At this, Scott looked down at the phone in surprise. Shifting around so that he would sit in his desk, he looked down at the various manila folders scattered around his desk. "Really?" he asked. "Don't you think you should ask Perry about this first?"

"I already told him," replied Carter without missing a beat. "He told me we could use all the help we could get, especially with the media hounding down on this killer the way he is. But I'll be paying you directly out of my own pocket."

Scott nodded, pulling out a manila folder. Noticing the paperwork was empty, he grabbed a pen from somewhere and brought it to the paper. "All right," he says. "Give me the names of his victims and I'll try to find somewhere to start with that."

"You're not going to discuss prices first?" asked Carter, his voice obviously quite surpised.

Scott smiled as he began to write on the sheet of paper before him. "I'll be giving you a discount," he said. "Consider it a favor from a friend."

"Great!" said Carter. "Thanks a lot, Scotty!"

"Hey, any time, Carter," said Scott. "Now, remind me who the victims are again?"

Carter listed them off after that. After a rather friendly conversation, they hung up, leaving Scott to decide what to do with a list of seven names. He looked down at each name, pondering where he could start. He only had names, no evidence as of yet, and nothing to start with.

I wonder where some of their parents are... he thought. Maybe they'd know something.

Deciding that was the best course of action to go by, he looked down the list of names again, his finger going to one name and then the next. He pondered which name he should work with, and then his finger came to rest on one name out of the list.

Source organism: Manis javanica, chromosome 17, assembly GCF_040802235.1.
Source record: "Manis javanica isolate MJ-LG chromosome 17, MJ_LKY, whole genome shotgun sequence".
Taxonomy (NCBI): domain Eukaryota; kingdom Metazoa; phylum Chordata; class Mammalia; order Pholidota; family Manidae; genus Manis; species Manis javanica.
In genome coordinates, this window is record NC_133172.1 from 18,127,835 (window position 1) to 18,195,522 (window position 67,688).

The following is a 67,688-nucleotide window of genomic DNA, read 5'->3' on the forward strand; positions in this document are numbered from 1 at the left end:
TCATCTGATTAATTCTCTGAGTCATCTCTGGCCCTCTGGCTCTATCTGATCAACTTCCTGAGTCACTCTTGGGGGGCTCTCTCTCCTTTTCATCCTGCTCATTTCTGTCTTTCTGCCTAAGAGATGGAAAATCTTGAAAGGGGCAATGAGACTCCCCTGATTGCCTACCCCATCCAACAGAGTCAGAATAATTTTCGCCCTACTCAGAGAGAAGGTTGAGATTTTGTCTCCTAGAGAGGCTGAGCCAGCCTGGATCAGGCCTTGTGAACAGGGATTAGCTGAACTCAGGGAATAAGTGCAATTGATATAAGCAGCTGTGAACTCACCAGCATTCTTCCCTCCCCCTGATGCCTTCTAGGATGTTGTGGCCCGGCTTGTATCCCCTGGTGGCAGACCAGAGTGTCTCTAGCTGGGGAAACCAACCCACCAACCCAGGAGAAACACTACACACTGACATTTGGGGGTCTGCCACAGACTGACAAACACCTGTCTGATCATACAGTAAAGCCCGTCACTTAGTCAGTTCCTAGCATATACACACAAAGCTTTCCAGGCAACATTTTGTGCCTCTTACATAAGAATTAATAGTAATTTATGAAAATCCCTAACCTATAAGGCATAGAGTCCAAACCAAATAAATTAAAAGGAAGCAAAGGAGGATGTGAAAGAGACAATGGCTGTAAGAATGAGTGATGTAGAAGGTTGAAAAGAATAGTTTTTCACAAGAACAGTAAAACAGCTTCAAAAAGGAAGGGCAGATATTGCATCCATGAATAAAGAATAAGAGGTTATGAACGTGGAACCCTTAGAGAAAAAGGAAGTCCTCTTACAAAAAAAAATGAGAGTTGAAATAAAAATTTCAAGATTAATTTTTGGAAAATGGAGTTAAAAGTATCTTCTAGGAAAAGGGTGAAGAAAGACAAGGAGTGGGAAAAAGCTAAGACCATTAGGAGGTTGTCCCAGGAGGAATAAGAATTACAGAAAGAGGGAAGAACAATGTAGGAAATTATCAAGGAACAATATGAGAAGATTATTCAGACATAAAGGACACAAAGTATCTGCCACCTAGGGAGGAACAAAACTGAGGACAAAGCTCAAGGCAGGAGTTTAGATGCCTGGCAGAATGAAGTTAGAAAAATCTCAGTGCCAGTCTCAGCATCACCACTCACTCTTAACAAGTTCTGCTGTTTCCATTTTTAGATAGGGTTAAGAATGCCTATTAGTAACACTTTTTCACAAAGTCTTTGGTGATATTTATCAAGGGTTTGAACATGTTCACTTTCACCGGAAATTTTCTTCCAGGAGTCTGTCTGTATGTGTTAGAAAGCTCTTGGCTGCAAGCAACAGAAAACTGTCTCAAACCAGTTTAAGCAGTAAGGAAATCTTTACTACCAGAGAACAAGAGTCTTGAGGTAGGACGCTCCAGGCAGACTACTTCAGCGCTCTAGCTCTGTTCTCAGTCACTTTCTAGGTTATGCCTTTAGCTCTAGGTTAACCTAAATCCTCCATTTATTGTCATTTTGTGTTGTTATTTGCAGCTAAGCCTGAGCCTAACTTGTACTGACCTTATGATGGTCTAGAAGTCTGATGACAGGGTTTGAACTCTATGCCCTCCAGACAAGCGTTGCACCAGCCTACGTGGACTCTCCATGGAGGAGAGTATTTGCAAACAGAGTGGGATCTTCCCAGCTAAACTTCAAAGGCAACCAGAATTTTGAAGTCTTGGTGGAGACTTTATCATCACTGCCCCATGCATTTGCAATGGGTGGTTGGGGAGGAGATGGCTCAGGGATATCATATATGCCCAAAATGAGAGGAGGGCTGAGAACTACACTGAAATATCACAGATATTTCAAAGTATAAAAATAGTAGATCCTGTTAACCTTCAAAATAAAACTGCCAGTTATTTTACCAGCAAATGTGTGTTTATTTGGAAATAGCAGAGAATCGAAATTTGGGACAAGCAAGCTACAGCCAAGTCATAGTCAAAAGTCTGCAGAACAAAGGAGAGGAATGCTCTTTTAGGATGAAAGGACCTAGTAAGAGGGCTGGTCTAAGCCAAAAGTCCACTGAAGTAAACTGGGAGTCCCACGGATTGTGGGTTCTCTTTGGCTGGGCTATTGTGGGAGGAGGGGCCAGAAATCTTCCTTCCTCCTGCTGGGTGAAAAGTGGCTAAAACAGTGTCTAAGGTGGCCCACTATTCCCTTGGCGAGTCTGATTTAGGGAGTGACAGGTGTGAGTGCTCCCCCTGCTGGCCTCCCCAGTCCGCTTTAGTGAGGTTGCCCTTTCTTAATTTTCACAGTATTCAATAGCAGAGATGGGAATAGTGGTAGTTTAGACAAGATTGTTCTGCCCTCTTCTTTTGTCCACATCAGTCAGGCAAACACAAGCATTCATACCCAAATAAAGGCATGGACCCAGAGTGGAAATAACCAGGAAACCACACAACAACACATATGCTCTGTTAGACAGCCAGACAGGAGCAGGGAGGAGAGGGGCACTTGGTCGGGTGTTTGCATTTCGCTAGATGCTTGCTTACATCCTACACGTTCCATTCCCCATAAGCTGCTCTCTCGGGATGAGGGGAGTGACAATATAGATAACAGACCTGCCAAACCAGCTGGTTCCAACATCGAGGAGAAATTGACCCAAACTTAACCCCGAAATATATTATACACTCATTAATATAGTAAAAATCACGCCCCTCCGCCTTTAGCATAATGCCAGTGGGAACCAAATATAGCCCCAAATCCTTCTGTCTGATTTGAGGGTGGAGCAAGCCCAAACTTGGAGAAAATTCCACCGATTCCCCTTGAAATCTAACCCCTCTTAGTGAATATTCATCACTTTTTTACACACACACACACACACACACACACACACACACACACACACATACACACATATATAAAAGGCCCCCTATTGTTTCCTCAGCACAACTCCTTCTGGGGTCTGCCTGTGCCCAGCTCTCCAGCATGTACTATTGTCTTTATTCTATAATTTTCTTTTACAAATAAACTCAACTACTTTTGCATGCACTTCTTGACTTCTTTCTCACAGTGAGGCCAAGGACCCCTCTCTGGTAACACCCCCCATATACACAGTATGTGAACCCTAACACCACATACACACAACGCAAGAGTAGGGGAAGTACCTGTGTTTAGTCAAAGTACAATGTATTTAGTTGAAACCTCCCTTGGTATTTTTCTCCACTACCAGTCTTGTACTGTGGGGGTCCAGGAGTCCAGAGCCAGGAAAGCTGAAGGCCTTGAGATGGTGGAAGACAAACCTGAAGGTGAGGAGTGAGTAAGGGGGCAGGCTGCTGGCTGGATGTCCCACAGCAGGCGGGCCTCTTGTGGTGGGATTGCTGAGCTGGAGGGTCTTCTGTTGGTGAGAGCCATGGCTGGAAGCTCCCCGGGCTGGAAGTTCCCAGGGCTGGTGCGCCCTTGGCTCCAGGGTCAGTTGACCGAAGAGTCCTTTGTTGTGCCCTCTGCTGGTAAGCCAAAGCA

John Winter

Something about the name Winter rung with Scott. A previous case of his came to mind; he had been hired by an Arthur Winter; he had hired Scott to investigate a burglary of his brother Peter's engagemen ring. The Winter family was of course not at all well off; Arthur and Peter had been together in a rather dingy apartment that could barely fit one person (let alone two), Arthur because he owned it and Peter because his wife had kicked him out. While he was at the apartment, Peter had mentioned something about his family, about how his wife Lauren was useless and how the only good thing she had ever done was to give him little Johnny. He was apparently angry that she was always selling herself to other men, having no other option.

Peter had disappeared according to what he had heard from the media when John Winter died. The name brought a lot of memories back.

But he also realized at the same time that the media completely avoided mentioning Lauren in all of that.

Maybe she might know something?

Scott decided it was the only lead he had at the moment. He would have to ask Carter about some of the other victims' parents, but that could come later. He had known Peter Winter; perhaps Lauren would know something?

Armed with this knowledge, he looked out into the rainy night. He stood up from his desk and grabbed the trenchcoat from the coat hanger before leaving the apartment.

His investigation into the Origami Killer had begun.